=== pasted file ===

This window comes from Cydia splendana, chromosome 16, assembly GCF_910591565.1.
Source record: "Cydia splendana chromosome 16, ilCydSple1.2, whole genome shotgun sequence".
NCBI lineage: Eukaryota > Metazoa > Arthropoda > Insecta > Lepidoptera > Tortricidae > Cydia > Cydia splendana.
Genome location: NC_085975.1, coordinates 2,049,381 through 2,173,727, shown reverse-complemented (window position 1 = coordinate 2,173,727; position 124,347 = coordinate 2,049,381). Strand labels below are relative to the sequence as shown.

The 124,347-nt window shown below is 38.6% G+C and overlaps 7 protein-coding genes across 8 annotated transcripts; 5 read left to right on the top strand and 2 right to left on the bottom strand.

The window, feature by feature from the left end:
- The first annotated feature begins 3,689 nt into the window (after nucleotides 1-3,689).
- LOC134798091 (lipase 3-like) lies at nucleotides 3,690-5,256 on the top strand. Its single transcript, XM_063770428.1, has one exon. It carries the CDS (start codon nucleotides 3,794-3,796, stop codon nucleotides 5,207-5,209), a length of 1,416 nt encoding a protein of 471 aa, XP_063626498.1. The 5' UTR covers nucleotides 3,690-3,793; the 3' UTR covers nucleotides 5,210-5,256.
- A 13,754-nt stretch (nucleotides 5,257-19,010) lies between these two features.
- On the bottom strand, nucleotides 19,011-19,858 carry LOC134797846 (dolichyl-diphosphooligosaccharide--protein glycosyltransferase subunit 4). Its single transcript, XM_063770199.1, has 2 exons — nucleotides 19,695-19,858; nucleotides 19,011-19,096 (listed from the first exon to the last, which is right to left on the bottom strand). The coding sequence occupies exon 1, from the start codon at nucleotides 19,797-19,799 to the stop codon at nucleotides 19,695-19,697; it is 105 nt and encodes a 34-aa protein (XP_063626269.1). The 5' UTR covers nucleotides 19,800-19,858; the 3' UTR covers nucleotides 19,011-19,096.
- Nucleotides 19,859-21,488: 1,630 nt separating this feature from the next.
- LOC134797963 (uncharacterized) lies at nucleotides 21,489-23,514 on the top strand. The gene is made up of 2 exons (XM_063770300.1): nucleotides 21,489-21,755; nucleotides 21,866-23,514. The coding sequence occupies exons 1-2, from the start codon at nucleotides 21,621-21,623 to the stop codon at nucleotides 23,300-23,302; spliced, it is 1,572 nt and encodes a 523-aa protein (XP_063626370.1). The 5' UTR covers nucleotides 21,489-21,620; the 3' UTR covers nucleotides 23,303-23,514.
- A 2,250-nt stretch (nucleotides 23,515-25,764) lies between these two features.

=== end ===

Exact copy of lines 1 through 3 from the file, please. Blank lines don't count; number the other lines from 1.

This window comes from Cydia splendana, chromosome 16, assembly GCF_910591565.1.
Source record: "Cydia splendana chromosome 16, ilCydSple1.2, whole genome shotgun sequence".
NCBI lineage: Eukaryota > Metazoa > Arthropoda > Insecta > Lepidoptera > Tortricidae > Cydia > Cydia splendana.